But critics of the Massachusetts rollout say it relied too heavily on big hospitals and paid too little attention to what state Attorney General Maura Healey called the “operational nitty gritty” needed to efficiently direct residents to injection sites.
“This was a total debacle, and it was unnecessary,” Healey said in an interview, noting her office has received a steady flow of complaints. “I don’t understand why a state that leads the nation in technology, that leads the nation in health care, wasn’t able to build a website that made it easy for people to enroll. What we need right now is transparency, communications, and a clear plan.”
Massachusetts officials have not disclosed specific dates when each group of residents, classified by age or risk, will become eligible for vaccine. Nor have they given a target date for reaching their goal of vaccinating 4 million adult residents, saying that will hinge on federal shipments. They say they’re working to improve the clunky signup process.
“We continue to make adjustments to the website,” Baker said Monday. He said new features make it easier for residents to search by geography to register for injections. Baker added that “we’ve been doing a fairly decent look at the way these sites operate in other states and are going to try to incorporate what we think of as some of the best practices.”
While initial shipments to states were slow and unpredictable, the Biden administration has said federal vaccine allotments will increase in the coming weeks. Doses will be distributed more widely in Massachusetts, through mass vaccination sites, community sites, doctors’ offices, and retail pharmacies.
Analysts who have closely tracked the vaccine rollout say states with large hospital systems, such as Massachusetts, New York, and Pennsylvania, sent the bulk of vaccine shipments to them in the early weeks, taking a “hospital-centric” approach that effectively delegated distribution.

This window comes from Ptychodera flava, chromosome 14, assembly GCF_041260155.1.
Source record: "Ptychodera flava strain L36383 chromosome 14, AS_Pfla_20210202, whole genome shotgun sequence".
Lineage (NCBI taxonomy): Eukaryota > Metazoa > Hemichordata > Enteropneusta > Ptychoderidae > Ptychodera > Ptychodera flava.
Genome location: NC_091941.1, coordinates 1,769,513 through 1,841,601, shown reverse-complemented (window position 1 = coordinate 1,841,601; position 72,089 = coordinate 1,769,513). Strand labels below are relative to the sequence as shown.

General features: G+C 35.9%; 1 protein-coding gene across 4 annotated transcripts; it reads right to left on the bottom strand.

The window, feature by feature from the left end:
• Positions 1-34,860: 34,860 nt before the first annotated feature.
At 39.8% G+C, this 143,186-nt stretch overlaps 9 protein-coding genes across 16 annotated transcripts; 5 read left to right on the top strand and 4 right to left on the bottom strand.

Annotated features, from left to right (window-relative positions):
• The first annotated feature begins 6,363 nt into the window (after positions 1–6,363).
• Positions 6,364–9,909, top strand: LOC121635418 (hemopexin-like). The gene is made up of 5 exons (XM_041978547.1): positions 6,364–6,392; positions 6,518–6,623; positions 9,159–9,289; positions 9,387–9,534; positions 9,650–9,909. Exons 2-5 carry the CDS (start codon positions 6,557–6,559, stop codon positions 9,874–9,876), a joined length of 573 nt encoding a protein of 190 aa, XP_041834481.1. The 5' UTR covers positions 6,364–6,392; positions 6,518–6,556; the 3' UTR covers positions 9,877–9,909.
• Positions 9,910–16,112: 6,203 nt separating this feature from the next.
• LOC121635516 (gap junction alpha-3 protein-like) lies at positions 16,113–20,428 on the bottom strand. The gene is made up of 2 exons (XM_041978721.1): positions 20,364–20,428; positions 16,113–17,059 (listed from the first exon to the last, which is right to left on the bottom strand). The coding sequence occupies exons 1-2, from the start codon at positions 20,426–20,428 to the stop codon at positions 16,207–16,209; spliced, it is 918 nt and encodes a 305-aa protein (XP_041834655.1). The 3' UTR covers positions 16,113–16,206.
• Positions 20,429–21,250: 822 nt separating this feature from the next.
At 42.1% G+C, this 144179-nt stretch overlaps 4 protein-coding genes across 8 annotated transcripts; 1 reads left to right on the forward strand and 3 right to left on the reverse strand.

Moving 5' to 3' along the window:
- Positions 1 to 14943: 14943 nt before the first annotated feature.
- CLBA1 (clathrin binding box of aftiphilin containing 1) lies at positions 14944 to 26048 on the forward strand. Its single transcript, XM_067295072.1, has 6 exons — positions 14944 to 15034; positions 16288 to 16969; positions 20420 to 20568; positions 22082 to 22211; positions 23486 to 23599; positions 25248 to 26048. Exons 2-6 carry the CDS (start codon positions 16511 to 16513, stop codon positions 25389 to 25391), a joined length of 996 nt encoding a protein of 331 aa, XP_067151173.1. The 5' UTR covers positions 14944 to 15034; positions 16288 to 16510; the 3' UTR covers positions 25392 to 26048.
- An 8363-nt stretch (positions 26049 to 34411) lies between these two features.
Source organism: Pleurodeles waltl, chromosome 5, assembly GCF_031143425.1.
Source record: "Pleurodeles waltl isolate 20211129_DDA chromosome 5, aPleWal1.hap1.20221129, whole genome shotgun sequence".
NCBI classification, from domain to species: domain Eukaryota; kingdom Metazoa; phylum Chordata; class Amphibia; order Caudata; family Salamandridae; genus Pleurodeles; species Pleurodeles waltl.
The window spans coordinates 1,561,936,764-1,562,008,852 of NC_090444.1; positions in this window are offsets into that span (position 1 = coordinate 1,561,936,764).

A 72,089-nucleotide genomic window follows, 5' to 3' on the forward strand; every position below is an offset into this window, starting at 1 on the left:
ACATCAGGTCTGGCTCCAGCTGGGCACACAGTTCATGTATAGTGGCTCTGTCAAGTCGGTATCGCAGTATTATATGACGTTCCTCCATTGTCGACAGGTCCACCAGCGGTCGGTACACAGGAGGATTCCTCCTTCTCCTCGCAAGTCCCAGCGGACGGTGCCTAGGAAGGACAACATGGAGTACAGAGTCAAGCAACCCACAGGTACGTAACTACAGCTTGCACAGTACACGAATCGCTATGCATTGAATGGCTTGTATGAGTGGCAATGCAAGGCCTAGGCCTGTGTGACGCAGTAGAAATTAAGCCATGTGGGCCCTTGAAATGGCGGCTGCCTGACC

States turned to hospitals partly because of the urgency of immunizing front-line health workers — and partly because they had ultracold freezers that could store the Pfizer vaccines that were first off the production line.
But all across the country, states are struggling to fully utilize the doses they’ve been given as more health workers than expected have declined shots. CDC figures show 42 percent of the nearly 1.1 million vaccine doses Massachusetts had received as of Monday were sitting in freezers.
The hospitals strictly followed state priorities when they had unused doses, declining to give them to residents not yet eligible, even if being more flexible might have hastened vaccinations. In Massachusetts, hospital representatives played a leading role on the advisory panel that set the state’s priorities, which started with front-line hospital workers.
“In large states like Massachusetts, strictly adhering to the planned protocol has slowed distribution,” said Eric Schneider, senior vice president for policy and research at the Commonwealth Fund. “You need a combination of flexibility and adherence to protocol.”
Given only a few days’ notice when more shipments would arrive, hospitals kept many vials in their freezers, earmarked for second doses to workers who received first shots.
“If you think the supply is going to dry up, the safest strategy is to hold the second doses,” Schneider said.
In the UK, by contrast, providers are giving shots to as many residents as possible even if it means they will have to wait longer than four weeks for second shots.
UK health providers also capitalize on “real-time situational awareness of the population” to quickly schedule shots, Schneider said. “They know exactly who they’re reaching in a way that’s impossible in the US.”